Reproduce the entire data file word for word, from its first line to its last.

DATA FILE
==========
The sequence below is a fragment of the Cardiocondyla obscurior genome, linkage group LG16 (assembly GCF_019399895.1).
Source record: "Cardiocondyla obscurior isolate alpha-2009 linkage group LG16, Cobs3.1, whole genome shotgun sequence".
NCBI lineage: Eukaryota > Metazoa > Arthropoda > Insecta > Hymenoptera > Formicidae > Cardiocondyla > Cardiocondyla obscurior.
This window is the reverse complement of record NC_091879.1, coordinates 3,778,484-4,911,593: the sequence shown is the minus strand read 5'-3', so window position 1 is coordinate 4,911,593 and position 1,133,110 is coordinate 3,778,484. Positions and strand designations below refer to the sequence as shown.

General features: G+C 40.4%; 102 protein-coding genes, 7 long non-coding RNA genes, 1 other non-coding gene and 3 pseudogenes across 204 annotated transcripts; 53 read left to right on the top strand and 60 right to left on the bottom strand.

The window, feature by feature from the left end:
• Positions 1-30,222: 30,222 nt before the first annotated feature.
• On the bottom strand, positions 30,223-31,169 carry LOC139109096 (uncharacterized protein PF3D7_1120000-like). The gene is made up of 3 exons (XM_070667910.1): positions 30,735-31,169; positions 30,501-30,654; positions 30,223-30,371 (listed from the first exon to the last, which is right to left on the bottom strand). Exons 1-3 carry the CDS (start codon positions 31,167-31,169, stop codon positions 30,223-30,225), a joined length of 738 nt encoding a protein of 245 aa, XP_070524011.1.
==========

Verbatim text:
The sequence below is a fragment of the Cardiocondyla obscurior genome, linkage group LG16 (assembly GCF_019399895.1).
Source record: "Cardiocondyla obscurior isolate alpha-2009 linkage group LG16, Cobs3.1, whole genome shotgun sequence".
NCBI lineage: Eukaryota > Metazoa > Arthropoda > Insecta > Hymenoptera > Formicidae > Cardiocondyla > Cardiocondyla obscurior.
This window is the reverse complement of record NC_091879.1, coordinates 3,778,484-4,911,593: the sequence shown is the minus strand read 5'-3', so window position 1 is coordinate 4,911,593 and position 1,133,110 is coordinate 3,778,484. Positions and strand designations below refer to the sequence as shown.

General features: G+C 40.4%; 102 protein-coding genes, 7 long non-coding RNA genes, 1 other non-coding gene and 3 pseudogenes across 204 annotated transcripts; 53 read left to right on the top strand and 60 right to left on the bottom strand.

The window, feature by feature from the left end:
• Positions 1-30,222: 30,222 nt before the first annotated feature.
• On the bottom strand, positions 30,223-31,169 carry LOC139109096 (uncharacterized protein PF3D7_1120000-like). The gene is made up of 3 exons (XM_070667910.1): positions 30,735-31,169; positions 30,501-30,654; positions 30,223-30,371 (listed from the first exon to the last, which is right to left on the bottom strand). Exons 1-3 carry the CDS (start codon positions 31,167-31,169, stop codon positions 30,223-30,225), a joined length of 738 nt encoding a protein of 245 aa, XP_070524011.1.